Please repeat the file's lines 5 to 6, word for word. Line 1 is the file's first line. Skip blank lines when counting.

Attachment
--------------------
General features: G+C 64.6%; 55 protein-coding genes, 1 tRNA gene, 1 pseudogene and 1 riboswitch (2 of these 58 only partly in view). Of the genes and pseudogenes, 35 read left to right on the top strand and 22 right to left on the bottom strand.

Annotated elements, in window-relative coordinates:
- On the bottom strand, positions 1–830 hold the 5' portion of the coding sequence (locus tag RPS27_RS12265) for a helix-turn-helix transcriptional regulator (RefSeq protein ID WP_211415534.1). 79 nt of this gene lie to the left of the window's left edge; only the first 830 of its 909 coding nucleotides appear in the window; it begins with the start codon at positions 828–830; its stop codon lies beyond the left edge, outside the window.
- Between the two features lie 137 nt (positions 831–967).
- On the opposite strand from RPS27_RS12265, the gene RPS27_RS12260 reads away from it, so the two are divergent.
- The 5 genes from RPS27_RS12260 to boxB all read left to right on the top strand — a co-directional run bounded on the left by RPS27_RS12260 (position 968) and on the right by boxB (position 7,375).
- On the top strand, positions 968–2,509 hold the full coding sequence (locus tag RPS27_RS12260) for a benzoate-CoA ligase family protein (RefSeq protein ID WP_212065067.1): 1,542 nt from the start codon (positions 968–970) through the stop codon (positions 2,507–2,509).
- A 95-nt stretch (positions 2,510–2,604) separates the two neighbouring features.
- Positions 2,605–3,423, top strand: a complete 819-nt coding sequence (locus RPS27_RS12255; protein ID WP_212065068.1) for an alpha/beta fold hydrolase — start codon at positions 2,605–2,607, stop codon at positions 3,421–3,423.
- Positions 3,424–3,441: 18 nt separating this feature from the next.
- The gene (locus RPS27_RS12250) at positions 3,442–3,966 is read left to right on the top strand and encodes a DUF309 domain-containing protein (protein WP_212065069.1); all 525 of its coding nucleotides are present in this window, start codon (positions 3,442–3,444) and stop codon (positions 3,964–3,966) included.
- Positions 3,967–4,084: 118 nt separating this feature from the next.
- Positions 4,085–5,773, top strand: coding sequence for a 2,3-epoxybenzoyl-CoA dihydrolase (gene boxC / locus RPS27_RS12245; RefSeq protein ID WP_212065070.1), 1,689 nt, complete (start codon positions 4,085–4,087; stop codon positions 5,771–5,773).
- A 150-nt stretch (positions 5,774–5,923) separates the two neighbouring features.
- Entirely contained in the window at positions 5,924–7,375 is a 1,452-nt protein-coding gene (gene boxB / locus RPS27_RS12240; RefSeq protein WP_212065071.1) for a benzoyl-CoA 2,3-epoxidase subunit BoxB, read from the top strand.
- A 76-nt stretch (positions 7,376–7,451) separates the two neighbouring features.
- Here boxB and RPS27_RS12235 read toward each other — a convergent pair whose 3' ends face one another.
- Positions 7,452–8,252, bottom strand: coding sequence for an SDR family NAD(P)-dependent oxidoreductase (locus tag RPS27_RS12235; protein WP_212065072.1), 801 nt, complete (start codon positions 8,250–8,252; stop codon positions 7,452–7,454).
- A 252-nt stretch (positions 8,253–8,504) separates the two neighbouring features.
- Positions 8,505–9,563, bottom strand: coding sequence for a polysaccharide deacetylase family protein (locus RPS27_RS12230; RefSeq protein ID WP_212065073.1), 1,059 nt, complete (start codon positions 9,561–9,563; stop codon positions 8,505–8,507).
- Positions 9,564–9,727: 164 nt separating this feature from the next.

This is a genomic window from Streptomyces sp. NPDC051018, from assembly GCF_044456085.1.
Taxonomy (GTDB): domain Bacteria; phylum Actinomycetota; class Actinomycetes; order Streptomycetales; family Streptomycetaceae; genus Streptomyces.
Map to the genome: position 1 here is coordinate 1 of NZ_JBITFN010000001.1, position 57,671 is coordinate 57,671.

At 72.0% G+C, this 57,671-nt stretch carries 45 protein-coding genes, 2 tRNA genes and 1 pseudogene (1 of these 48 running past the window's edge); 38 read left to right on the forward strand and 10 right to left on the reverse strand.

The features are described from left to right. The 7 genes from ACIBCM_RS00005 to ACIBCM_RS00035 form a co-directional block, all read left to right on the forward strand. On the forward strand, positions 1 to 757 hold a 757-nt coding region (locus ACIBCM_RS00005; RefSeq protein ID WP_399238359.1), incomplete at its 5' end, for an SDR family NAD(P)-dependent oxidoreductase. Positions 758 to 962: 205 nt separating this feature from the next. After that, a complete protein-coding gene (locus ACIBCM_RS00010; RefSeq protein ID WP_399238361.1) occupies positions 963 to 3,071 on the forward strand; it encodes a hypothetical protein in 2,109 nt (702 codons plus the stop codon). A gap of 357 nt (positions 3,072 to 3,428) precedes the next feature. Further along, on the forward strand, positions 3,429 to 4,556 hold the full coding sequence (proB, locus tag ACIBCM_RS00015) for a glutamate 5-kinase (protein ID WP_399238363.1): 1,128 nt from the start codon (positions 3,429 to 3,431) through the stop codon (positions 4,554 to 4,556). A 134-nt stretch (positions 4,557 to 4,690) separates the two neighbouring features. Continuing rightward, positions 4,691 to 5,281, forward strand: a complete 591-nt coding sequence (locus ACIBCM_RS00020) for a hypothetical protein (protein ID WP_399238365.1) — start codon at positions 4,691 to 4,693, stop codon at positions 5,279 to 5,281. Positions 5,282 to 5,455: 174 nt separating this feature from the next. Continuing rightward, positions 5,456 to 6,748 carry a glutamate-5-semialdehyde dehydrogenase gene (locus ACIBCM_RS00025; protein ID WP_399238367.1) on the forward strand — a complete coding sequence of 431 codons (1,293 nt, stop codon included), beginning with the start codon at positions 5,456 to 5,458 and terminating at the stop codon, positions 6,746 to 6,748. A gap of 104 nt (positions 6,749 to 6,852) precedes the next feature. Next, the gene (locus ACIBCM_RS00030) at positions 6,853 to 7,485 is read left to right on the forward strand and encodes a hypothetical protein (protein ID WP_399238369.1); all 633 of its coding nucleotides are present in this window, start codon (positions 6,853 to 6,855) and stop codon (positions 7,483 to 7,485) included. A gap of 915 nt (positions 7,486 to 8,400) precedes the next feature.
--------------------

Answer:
- On the opposite strand from RPS27_RS12265, the gene RPS27_RS12260 reads away from it, so the two are divergent.
- The 5 genes from RPS27_RS12260 to boxB all read left to right on the top strand — a co-directional run bounded on the left by RPS27_RS12260 (position 968) and on the right by boxB (position 7,375).